Hydraulic fracturing—or "fracking"—is a fast-growing source of natural gas used to create electricity, heat homes, and more. It involves forcing water, sand, and chemicals into super-deep wells and then recovering the gas released during the process.
Fracking is also highly controversial, with viral video hits such as "The Fracking Song" and the 2010 documentary Gasland contending that the process leads to polluted drinking water, home explosions, and worse.
Fracking has been around for more than 60 years and over 100,000 gas wells are dug per year, most of them in sparsely populated areas in the western U.S. With the discovery of the Marcellus Shale in the eastern part of the country, fracking is increasingly common in populated parts of Pennsylvania, Ohio, and New York, leading to heightened tensions between drillers and environmentalists. Indeed, the attorney general of New York has called for a moratorium on the practice in the Empire State.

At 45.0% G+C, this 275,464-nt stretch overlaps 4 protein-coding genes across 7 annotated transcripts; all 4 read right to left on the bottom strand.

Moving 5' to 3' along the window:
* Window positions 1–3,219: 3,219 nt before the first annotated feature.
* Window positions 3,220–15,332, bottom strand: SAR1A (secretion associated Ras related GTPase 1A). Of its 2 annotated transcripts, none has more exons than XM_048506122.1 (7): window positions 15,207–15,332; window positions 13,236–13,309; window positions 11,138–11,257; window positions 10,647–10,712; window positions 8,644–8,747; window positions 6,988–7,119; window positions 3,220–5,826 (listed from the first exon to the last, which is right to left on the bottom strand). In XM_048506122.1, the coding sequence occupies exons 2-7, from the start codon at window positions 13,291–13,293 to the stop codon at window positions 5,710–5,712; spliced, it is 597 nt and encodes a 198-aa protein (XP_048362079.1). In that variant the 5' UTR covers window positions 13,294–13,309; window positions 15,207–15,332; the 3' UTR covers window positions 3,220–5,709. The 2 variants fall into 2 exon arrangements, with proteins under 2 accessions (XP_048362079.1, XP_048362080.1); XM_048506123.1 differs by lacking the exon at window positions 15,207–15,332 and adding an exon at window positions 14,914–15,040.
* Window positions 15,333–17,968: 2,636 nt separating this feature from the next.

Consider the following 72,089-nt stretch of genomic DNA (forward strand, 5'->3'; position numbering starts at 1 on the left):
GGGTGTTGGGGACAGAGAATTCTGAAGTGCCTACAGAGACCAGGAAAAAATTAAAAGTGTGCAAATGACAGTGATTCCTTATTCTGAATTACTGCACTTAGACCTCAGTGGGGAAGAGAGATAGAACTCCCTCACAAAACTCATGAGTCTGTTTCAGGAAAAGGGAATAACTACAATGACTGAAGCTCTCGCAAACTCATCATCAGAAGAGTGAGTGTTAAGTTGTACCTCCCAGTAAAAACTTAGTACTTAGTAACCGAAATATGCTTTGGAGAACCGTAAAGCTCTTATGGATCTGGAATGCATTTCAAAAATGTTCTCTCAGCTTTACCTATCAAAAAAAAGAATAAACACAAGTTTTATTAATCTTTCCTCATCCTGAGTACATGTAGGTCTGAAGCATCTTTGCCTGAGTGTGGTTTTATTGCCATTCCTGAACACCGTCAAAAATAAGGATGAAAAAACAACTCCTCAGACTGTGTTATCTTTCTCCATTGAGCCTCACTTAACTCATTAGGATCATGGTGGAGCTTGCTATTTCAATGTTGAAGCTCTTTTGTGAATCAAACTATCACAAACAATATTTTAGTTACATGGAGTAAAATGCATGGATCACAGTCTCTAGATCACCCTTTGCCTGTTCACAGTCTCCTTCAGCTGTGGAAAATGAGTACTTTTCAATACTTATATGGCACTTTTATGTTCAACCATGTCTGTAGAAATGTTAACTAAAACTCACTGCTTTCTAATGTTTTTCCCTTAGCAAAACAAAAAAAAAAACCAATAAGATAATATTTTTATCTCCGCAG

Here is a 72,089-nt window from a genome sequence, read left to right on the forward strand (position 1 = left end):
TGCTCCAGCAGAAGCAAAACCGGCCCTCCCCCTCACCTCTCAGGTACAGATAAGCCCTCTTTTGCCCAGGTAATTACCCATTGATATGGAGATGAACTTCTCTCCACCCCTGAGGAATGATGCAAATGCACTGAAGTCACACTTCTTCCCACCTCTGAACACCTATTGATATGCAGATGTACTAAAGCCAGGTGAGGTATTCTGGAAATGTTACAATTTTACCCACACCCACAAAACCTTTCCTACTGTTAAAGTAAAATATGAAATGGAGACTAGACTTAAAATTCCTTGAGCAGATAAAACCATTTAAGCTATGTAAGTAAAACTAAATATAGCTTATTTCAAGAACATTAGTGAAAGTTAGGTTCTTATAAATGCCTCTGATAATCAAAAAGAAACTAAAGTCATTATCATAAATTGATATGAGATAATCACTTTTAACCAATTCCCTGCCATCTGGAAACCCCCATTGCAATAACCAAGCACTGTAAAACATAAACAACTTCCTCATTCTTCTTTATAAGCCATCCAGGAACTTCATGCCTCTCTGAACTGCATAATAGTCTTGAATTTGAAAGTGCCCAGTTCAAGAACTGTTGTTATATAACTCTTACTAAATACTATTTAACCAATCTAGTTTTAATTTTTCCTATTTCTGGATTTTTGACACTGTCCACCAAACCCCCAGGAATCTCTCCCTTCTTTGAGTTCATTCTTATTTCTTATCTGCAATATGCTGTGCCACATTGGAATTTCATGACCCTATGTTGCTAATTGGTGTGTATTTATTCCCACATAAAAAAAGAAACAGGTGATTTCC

Is fracking safe? And what are the potential benefits that will be forfeited if the practice is ended? Reason's Nick Gillespie sat down with science correspondent Ronald Bailey to learn the truth about fracking. Bailey reports that the cases of contaminated water supplies were the result of poorly designed wells that had nothing to do with fracking itself. As important, he notes that the gas generated by fracking would not only massively increase American energy supply, it would do so with a relatively clean and cheap fuel.
Shot by Jim Epstein and Josh Swain; Edited by Swain.
Approximately 5:34 minutes.
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